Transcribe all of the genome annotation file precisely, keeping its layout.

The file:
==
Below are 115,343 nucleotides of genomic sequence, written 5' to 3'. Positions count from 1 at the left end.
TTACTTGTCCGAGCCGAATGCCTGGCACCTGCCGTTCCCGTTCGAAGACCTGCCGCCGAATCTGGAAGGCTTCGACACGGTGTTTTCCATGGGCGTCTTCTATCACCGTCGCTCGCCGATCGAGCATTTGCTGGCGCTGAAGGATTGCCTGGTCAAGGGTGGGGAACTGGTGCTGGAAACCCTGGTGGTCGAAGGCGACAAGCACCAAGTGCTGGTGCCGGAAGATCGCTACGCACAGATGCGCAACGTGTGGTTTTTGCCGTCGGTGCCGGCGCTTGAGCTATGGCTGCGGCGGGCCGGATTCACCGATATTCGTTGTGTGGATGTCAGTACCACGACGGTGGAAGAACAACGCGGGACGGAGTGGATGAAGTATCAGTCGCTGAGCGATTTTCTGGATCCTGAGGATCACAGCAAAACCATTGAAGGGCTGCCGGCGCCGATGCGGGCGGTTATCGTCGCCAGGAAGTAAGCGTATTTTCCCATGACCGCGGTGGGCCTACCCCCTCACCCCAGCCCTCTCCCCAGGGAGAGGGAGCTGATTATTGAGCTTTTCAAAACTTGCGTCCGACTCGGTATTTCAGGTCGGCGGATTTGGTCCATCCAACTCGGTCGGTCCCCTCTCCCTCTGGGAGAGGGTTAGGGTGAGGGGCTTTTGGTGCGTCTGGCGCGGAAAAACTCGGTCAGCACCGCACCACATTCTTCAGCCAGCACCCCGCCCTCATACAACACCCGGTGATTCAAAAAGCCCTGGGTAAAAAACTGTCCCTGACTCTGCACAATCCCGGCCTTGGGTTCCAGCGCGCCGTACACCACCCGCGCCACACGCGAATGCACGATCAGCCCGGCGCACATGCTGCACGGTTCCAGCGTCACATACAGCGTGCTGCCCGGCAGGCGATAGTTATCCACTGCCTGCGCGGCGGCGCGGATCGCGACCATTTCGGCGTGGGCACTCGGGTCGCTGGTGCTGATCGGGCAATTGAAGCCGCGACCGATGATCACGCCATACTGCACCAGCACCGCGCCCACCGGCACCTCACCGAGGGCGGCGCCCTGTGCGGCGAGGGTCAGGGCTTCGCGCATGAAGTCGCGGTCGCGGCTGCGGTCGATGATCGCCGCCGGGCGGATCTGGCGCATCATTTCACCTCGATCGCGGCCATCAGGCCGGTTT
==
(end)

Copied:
Below are 115,343 nucleotides of genomic sequence, written 5' to 3'. Positions count from 1 at the left end.
TTACTTGTCCGAGCCGAATGCCTGGCACCTGCCGTTCCCGTTCGAAGACCTGCCGCCGAATCTGGAAGGCTTCGACACGGTGTTTTCCATGGGCGTCTTCTATCACCGTCGCTCGCCGATCGAGCATTTGCTGGCGCTGAAGGATTGCCTGGTCAAGGGTGGGGAACTGGTGCTGGAAACCCTGGTGGTCGAAGGCGACAAGCACCAAGTGCTGGTGCCGGAAGATCGCTACGCACAGATGCGCAACGTGTGGTTTTTGCCGTCGGTGCCGGCGCTTGAGCTATGGCTGCGGCGGGCCGGATTCACCGATATTCGTTGTGTGGATGTCAGTACCACGACGGTGGAAGAACAACGCGGGACGGAGTGGATGAAGTATCAGTCGCTGAGCGATTTTCTGGATCCTGAGGATCACAGCAAAACCATTGAAGGGCTGCCGGCGCCGATGCGGGCGGTTATCGTCGCCAGGAAGTAAGCGTATTTTCCCATGACCGCGGTGGGCCTACCCCCTCACCCCAGCCCTCTCCCCAGGGAGAGGGAGCTGATTATTGAGCTTTTCAAAACTTGCGTCCGACTCGGTATTTCAGGTCGGCGGATTTGGTCCATCCAACTCGGTCGGTCCCCTCTCCCTCTGGGAGAGGGTTAGGGTGAGGGGCTTTTGGTGCGTCTGGCGCGGAAAAACTCGGTCAGCACCGCACCACATTCTTCAGCCAGCACCCCGCCCTCATACAACACCCGGTGATTCAAAAAGCCCTGGGTAAAAAACTGTCCCTGACTCTGCACAATCCCGGCCTTGGGTTCCAGCGCGCCGTACACCACCCGCGCCACACGCGAATGCACGATCAGCCCGGCGCACATGCTGCACGGTTCCAGCGTCACATACAGCGTGCTGCCCGGCAGGCGATAGTTATCCACTGCCTGCGCGGCGGCGCGGATCGCGACCATTTCGGCGTGGGCACTCGGGTCGCTGGTGCTGATCGGGCAATTGAAGCCGCGACCGATGATCACGCCATACTGCACCAGCACCGCGCCCACCGGCACCTCACCGAGGGCGGCGCCCTGTGCGGCGAGGGTCAGGGCTTCGCGCATGAAGTCGCGGTCGCGGCTGCGGTCGATGATCGCCGCCGGGCGGATCTGGCGCATCATTTCACCTCGATCGCGGCCATCAGGCCGGTTT